Explainer: Profiles of exposure: Health care workers share lessons

  • Karen Lewis: Call for screening

    Image: Karen Lewis
    Courtesy of Karen Lewis

    Karen Lewis knew what the possibilities were when a routine medical exam returned an abnormal white blood cell count on her four years ago. “I worked in a cancer center,” she said. “I knew.”

    The long-time hospital pharmacist, 57, was soon diagnosed with a pre-cancerous blood disease called myelodysplastic syndrome. Her doctor immediately ordered her to stop working with or around chemo agents.

    “I started working with chemo in 1993,” said Lewis, who has worked for years at the University of Maryland Medical Center in Baltimore. “Back then there were much less restrictive policies (around handling chemo).”

    Her attitude then was similar to those of many of her peers. They had been advised to wear “chemo protective gowns” made of heavy paper, with little cuffs, and double gloves. “But nobody really did (wear double gloves) because it made it hard to manipulate needles. And no one said if we didn’t follow (the guidelines) we were at any greater risk.”

    She also doesn’t recall being advised to wear a mask. “My thinking was if I don’t actually stick myself or spill on skin, I’m OK,” she said. “I never thought of any other way (it could be) adversely affecting me.”

    In particular, she never realized that the type of “laminar flow hoods” the hospital used — the commonly recommended type at the time — blew potentially contaminated air back in her direction.

    Since her diagnosis, she said the pharmacy where she worked has tightened its controls and upgraded its safety equipment.

    Lewis has begun transfusions to try to keep her cell counts normal. Ultimately, her only hope for a cure lies in a bone marrow transplant. She advises others to be vigilant about cancer screening if they’ve worked with chemo.

    “Now, since I left, everybody who works with chemo has to have a blood test once a year and urinalysis,” she said. “Maybe that was my contribution.”

  • Brett Cordes: Veterinarian’s new role

    Image: Brett Cordes
    Courtesy of Brett Cordes

    Brett Cordes had been a practicing veterinarian for nearly a decade when he was diagnosed at age 35 with thyroid cancer. One of the first questions his doctor asked him was whether he handled chemotherapy agents. “He said they see a link between chemo and thyroid cancers,” Cordes said.

    Cordes is in good health now, four years later, after being successfully treated but said his diagnosis “changed my life. I quit my practice and made it my passion to improve oncology safety for vets.”

    Animal oncology has exploded within the last decade as some of the most common chemotherapeutic drugs became available as generics. Instead of paying $1,200 a vial, it is $12 to $15 a vial, he said. “That opened the flood gates.”

    Charlie Powell, spokesman for the College of Veterinary Medicine at Washington State University in Pullman, Wash., said the number of vets who handle chemo is low, and those who do receive specialized training and take precautions similar to those required for human medicine. "It's very safe to say the vast majority of vets in practice will never give a chemo dose and will refer to cancer specialists," he said.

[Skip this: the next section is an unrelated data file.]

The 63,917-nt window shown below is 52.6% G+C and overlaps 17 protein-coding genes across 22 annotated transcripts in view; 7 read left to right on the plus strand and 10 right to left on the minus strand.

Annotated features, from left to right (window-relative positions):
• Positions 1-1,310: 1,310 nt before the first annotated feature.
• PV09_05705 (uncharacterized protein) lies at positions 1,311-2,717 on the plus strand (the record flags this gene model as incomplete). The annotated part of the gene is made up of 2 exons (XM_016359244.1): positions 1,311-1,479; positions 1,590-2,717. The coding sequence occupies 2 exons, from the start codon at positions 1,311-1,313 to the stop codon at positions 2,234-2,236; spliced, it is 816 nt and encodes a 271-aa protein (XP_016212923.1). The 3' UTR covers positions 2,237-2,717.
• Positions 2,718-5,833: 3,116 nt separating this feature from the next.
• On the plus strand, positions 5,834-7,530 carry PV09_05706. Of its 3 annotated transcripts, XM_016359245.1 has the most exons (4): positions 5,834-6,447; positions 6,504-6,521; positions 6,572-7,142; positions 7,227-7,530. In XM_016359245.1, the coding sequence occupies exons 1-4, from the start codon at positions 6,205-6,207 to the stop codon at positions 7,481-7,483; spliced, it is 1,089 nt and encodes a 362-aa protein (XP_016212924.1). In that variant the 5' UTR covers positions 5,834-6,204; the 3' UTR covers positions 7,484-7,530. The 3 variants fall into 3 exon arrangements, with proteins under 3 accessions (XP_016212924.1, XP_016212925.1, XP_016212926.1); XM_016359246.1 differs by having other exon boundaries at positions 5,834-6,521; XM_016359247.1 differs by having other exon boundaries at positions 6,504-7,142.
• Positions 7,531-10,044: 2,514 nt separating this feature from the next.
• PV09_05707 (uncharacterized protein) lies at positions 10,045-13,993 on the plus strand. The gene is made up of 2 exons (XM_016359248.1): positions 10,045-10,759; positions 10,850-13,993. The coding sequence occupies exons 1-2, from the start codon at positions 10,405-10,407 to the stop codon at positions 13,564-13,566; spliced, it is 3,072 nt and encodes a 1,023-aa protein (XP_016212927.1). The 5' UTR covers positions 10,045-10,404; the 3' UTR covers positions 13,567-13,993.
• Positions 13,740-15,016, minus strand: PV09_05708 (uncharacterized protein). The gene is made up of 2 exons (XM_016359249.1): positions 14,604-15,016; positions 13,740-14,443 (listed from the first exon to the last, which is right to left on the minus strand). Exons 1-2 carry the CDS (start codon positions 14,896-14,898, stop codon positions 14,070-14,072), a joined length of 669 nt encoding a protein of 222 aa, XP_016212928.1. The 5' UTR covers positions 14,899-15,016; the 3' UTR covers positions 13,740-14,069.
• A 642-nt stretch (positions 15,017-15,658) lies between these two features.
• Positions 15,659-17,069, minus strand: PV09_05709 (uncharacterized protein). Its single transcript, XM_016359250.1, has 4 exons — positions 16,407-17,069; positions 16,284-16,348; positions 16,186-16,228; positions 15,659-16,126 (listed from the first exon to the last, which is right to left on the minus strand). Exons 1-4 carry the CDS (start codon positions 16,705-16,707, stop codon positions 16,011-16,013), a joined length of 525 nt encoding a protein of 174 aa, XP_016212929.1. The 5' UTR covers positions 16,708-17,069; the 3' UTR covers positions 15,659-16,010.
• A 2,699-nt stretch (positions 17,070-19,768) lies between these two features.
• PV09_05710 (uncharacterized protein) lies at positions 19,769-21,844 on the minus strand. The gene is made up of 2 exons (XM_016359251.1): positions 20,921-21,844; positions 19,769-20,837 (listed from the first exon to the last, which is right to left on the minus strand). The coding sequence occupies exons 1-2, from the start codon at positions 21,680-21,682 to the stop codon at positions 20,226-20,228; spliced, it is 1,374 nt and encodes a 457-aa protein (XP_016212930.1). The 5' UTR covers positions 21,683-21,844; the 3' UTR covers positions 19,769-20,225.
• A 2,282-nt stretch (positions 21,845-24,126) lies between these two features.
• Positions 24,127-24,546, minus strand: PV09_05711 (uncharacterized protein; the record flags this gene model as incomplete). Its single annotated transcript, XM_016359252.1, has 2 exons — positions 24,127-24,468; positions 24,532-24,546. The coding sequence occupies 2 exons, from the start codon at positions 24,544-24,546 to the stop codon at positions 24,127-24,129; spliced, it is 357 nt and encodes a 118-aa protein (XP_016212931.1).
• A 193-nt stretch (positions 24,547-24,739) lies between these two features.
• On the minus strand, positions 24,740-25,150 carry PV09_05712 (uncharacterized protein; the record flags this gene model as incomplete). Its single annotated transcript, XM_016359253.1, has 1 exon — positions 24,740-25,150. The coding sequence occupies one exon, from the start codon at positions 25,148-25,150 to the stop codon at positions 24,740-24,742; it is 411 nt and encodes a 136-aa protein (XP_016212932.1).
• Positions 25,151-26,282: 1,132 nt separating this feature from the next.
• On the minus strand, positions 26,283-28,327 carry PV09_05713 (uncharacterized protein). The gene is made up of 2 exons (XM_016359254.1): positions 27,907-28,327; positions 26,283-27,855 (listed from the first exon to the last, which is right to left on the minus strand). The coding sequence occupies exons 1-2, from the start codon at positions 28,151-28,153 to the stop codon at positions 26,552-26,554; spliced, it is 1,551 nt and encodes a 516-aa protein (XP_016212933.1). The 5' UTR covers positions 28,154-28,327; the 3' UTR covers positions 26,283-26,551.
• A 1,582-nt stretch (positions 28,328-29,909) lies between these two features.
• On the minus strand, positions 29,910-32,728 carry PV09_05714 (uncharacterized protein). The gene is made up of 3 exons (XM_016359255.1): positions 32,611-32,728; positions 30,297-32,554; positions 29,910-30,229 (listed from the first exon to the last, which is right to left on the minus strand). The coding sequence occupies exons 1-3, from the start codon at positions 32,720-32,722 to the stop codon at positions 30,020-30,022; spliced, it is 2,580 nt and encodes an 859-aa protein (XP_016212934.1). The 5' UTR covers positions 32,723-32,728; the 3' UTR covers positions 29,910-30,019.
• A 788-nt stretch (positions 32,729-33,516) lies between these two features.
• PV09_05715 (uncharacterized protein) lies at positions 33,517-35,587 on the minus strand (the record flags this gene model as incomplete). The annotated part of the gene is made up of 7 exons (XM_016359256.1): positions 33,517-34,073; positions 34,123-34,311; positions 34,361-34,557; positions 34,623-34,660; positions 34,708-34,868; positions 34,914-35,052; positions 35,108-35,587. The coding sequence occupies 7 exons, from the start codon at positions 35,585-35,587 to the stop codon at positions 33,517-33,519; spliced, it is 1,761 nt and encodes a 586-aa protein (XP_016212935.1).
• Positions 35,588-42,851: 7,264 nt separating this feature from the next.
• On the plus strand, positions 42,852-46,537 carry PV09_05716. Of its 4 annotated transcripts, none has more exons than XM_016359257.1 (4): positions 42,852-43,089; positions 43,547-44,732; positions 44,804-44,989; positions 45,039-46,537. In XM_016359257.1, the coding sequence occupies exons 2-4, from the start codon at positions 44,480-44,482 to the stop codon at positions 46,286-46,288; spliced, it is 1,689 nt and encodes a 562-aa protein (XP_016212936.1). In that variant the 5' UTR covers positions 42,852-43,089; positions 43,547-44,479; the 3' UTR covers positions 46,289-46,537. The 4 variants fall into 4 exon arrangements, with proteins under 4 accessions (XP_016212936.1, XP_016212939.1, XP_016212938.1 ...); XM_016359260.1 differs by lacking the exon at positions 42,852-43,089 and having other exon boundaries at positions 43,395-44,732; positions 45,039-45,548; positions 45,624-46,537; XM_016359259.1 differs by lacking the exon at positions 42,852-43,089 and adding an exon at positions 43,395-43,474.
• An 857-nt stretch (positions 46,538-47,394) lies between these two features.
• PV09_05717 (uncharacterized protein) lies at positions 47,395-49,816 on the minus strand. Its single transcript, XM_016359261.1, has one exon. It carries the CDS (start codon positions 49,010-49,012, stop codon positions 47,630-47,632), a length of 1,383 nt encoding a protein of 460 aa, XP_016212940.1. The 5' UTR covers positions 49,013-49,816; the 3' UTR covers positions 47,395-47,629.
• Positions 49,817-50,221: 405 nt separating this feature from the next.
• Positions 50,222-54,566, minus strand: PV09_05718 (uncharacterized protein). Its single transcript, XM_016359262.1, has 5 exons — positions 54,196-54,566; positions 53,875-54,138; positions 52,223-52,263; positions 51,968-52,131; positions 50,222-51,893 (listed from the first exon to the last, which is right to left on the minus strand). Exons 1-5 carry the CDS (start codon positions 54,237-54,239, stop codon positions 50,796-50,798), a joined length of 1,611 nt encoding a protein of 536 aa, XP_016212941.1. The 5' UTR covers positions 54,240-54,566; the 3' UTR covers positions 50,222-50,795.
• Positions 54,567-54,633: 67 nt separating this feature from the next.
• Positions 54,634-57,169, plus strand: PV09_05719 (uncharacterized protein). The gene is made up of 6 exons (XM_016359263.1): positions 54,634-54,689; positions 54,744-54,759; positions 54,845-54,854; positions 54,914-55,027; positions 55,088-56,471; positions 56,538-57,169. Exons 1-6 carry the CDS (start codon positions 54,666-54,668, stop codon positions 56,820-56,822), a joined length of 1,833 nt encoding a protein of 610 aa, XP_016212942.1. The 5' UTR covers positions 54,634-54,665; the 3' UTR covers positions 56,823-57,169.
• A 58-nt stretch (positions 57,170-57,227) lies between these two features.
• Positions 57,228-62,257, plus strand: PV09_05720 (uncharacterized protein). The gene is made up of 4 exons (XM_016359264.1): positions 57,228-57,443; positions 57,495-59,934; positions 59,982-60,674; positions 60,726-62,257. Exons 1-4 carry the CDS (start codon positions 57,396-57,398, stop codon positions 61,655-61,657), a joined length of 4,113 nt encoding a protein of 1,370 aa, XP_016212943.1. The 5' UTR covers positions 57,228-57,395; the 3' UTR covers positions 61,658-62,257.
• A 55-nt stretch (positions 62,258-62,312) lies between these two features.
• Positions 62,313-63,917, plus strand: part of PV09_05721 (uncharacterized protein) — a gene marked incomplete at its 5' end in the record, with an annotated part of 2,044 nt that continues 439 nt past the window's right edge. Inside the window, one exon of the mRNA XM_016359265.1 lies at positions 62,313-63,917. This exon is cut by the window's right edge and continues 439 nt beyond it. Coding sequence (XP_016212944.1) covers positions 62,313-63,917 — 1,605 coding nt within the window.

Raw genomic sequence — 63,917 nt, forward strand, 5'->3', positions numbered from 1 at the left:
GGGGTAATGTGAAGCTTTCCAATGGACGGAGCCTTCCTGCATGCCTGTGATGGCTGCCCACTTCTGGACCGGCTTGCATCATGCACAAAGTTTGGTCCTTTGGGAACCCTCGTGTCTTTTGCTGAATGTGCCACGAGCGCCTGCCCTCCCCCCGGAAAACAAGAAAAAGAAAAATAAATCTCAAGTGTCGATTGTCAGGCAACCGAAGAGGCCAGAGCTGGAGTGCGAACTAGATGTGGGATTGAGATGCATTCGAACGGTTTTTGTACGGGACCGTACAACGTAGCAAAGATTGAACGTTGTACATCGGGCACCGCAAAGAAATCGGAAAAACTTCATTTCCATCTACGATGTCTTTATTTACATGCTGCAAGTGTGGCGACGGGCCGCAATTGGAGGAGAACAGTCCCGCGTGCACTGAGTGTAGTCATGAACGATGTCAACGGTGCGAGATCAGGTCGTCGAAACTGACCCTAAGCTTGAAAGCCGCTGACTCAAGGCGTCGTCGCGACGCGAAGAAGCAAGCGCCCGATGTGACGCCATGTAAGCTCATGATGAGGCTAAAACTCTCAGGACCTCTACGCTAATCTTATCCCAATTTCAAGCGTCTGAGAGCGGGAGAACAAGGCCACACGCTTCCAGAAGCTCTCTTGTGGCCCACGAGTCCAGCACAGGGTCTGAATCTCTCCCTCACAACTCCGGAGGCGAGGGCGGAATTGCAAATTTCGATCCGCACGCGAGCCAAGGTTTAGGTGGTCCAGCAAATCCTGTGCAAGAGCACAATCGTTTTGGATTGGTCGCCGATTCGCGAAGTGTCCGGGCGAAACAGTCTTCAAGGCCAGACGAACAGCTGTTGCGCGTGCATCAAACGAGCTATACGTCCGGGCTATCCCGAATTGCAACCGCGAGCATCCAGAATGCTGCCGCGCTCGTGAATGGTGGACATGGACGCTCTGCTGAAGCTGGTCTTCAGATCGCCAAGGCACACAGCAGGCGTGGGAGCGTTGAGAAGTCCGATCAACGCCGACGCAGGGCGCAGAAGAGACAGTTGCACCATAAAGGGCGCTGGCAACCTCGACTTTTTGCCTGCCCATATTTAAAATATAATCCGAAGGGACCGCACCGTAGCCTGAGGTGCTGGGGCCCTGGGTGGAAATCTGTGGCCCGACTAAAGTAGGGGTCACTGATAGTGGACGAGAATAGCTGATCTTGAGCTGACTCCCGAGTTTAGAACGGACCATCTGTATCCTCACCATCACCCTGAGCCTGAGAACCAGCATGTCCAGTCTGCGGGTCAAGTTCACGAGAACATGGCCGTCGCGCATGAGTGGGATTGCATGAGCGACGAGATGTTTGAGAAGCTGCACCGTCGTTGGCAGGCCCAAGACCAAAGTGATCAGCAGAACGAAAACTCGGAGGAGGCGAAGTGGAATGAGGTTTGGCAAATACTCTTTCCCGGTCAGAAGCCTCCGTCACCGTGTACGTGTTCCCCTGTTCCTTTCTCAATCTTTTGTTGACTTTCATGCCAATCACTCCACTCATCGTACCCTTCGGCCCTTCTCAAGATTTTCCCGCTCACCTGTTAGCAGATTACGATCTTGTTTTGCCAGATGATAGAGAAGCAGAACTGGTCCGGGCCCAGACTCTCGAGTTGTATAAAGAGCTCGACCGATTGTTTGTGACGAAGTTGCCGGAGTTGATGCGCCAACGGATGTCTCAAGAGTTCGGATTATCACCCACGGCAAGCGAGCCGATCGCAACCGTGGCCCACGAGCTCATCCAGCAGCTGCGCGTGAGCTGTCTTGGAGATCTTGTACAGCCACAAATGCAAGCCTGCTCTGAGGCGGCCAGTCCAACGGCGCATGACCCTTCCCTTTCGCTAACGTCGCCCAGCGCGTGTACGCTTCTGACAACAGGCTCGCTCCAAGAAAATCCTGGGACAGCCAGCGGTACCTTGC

Cordes said he sees that changing. He estimates about 4,000 general practices in the United States administer a few doses a month, often with no special precautions in place

    The potential risk extends to pet owners, too, he said, because of the length of time the drugs persist in the environment. If someone brings their dog in for treatment, and the dog is later throwing up at home, the people in the house are potentially being exposed.

  • Bruce Harrison: Career may have cost him his life

    Image: Bruce and Kathy Harrison
    Courtesy of Harrison family

    Bruce Harrison had been an oncology pharmacist since the late 1970s. He had seen the evolution — or lack of it — in safety awareness during that time, but he spent much of his career trying to change attitudes toward safe practices through research.

    Harrison, who for years was a clinical pharmacy specialist with the Department of Veterans Affairs Medical Center in St. Louis, was also one of the authors of the strictest set of voluntary guidelines, issued in 2004 by the National Institute for Occupational Safety and Health, for the safe handling of chemo and other hazardous drugs for health care workers.

    These practices, had they been in place throughout his career, might have saved his own life.

    Harrison died at age 59 in St. Louis last August of a rare form of oral cancer. He had never smoked or chewed tobacco. He had no other known risk factors, except he had mixed a lot of chemo for other people in his career as a pharmacist. He discussed it with his doctor.

    “There was no way they could prove it, but the two of them decided it could be related,” said his widow, Kathy Harrison. “Bruce absolutely believed it was triggered by his exposure.”

    She’s grateful her husband had a long career doing something he loved. She’s also sad, and frustrated, that it may have cost him his life. And she worries it will cost others theirs.

    “What frustrated him the most, there was not enough done — not enough studies done to prove it was the danger it was,” said Harrison. “I think there needs to be more done to provide more providers with safe handling techniques.

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